Three Seattle academics and entrepreneurs, English teacher Jerry Baldwin, history teacher Zev Siegel, and writer Gordon Bowker, started the Starbucks Corporation in 1997. Their primary product was the selling of whole bean coffee in one Seattle store. By early 1980's, this business had grown into four stores selling the coffee beans, a roasting facility, and a wholesale business for local restaurants. "There store did not offer fresh-brewed coffee sold by the cup, but tasting samples were sometimes available" (Thompson, Jr. et al, 2005). In 1982, Howard Schultz left his job as vice president and general manager of a Swedish company and assumed his new responsibilities as head of marketing and overseeing Starbucks retail stores. He brought new ideas to the owners, but they were often turned down. (Thompson, Jr. et al, 2005)
Schultz, in turn, opened his own coffee bar in 1986 based on Italian coffee cafes, selling brewed dark roast coffee. By 1987 Schultz had expanded to three coffee bars and bought Starbucks from the original owners for $3.8 million. He changed the name of his coffee bars from Il Giornale to Starbucks and became the president and CEO of the corporation at the age of 34. His intention for the company was to become a national organization growing gradually to 125 stores with a very solid foundation over the next five years. He wanted to create a superior management team by persuading top executives from other well-known corporations to join him. (Thompson, Jr. et al, 2005)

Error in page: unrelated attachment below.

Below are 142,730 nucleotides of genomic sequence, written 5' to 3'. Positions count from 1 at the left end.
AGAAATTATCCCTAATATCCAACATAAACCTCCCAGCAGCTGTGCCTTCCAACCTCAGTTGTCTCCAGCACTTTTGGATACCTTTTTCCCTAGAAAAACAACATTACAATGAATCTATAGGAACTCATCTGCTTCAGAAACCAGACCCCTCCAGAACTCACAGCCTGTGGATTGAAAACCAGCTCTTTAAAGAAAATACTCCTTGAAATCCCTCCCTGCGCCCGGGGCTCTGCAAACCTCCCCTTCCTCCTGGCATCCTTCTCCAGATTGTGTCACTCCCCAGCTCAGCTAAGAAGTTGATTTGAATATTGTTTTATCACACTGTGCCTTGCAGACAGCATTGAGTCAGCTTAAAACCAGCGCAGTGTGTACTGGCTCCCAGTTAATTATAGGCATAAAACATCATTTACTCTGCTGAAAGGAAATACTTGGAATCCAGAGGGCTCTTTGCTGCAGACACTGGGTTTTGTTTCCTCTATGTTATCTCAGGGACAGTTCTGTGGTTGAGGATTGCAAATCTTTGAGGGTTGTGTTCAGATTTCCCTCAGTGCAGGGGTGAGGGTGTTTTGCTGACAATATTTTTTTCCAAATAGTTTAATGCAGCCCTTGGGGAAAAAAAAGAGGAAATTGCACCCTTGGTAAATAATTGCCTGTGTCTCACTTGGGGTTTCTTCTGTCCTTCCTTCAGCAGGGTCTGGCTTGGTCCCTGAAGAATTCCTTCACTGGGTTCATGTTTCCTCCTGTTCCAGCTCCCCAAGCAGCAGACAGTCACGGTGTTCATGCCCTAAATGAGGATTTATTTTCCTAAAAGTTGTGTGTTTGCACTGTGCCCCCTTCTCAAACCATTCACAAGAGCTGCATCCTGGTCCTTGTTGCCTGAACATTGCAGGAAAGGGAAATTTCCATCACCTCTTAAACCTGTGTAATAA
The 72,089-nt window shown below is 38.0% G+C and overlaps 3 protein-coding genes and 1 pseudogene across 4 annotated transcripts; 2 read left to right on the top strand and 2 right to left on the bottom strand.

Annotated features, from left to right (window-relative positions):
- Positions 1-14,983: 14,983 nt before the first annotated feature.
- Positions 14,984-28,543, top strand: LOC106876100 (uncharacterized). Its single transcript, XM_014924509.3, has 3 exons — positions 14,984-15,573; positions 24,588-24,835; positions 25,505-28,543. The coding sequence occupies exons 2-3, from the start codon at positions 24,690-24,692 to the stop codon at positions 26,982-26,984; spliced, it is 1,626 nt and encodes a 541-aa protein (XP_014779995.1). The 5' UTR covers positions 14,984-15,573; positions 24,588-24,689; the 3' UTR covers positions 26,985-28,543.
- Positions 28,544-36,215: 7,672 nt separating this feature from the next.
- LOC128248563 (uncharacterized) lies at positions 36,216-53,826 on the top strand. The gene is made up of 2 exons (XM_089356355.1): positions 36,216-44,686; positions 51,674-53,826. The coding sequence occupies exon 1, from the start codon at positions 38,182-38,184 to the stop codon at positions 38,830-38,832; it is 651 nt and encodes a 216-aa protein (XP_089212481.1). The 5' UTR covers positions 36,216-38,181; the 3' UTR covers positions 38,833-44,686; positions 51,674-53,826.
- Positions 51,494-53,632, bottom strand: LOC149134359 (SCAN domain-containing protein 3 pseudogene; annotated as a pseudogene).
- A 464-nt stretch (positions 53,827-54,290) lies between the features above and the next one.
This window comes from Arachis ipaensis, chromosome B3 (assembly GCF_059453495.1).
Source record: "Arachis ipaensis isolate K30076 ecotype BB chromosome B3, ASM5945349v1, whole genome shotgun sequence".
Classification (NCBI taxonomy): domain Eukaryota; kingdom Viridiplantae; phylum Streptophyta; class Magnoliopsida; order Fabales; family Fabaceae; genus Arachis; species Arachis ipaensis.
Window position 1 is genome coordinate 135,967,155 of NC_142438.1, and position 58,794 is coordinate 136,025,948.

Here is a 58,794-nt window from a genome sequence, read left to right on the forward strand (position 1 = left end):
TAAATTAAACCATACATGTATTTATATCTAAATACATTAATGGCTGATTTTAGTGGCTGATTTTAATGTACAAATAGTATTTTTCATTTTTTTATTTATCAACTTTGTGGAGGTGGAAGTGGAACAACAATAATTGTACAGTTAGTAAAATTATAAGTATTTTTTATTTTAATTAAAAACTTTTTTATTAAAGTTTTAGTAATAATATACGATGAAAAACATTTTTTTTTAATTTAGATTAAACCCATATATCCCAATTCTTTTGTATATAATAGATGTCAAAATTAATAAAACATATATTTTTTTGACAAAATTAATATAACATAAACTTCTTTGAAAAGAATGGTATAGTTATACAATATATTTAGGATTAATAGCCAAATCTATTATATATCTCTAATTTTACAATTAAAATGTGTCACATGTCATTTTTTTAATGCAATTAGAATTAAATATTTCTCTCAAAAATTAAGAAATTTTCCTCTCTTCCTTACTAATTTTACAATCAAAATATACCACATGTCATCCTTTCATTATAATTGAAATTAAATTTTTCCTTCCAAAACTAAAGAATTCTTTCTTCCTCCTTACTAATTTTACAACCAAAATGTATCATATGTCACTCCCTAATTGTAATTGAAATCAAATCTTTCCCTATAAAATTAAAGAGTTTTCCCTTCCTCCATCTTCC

For the first three years, Starbucks losses doubled as overhead and operating expenses increased with Starbucks' expansion. Schultz stood his ground and did not sacrifice long term integrity and values for short-term profit. By 1990, Starbucks became profitable and sales were growing by approximately 80%. Schultz met and exceeded his goal of reaching 125 stores in 5 years producing a total of 161 stores by 1992. By 1996 it grew to 1,015 stores... [continues]
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